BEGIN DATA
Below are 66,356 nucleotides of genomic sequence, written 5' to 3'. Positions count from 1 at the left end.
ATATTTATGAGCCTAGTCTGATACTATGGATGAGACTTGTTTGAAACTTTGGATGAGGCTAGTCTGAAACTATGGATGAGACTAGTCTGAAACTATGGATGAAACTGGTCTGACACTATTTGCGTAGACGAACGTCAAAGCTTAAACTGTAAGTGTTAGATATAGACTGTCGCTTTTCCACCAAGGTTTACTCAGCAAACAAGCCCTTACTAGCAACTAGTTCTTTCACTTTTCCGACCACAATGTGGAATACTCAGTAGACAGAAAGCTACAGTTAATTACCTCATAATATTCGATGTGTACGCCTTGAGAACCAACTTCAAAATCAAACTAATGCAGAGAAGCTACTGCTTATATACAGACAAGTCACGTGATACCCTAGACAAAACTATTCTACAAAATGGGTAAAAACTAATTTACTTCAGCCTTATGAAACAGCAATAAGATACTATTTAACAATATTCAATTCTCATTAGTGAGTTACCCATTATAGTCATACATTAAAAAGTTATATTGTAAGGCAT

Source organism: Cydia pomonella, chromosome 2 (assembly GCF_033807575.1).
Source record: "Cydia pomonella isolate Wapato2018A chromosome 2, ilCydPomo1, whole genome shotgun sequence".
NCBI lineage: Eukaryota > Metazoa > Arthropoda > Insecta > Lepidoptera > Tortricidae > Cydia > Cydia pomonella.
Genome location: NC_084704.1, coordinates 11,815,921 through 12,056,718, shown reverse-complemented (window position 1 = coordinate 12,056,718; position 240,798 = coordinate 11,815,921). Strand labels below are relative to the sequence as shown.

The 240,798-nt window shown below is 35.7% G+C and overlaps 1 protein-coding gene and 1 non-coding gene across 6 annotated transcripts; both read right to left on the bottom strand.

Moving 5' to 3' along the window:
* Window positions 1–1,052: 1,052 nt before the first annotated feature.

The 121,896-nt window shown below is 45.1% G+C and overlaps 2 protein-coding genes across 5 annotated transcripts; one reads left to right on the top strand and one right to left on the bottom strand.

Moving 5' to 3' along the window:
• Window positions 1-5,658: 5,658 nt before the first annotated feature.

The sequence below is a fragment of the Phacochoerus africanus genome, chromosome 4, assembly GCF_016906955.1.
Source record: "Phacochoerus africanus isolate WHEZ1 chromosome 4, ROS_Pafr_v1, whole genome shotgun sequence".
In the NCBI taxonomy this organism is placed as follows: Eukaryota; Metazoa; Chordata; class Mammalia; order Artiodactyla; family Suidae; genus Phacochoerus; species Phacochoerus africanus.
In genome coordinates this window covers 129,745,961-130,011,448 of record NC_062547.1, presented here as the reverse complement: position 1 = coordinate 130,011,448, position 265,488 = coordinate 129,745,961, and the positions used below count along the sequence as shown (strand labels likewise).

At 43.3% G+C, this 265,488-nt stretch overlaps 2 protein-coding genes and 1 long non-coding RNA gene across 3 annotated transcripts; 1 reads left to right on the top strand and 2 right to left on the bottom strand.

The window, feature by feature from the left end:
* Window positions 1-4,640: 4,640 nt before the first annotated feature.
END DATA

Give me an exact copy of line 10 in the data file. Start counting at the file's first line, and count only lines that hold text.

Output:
The 121,896-nt window shown below is 45.1% G+C and overlaps 2 protein-coding genes across 5 annotated transcripts; one reads left to right on the top strand and one right to left on the bottom strand.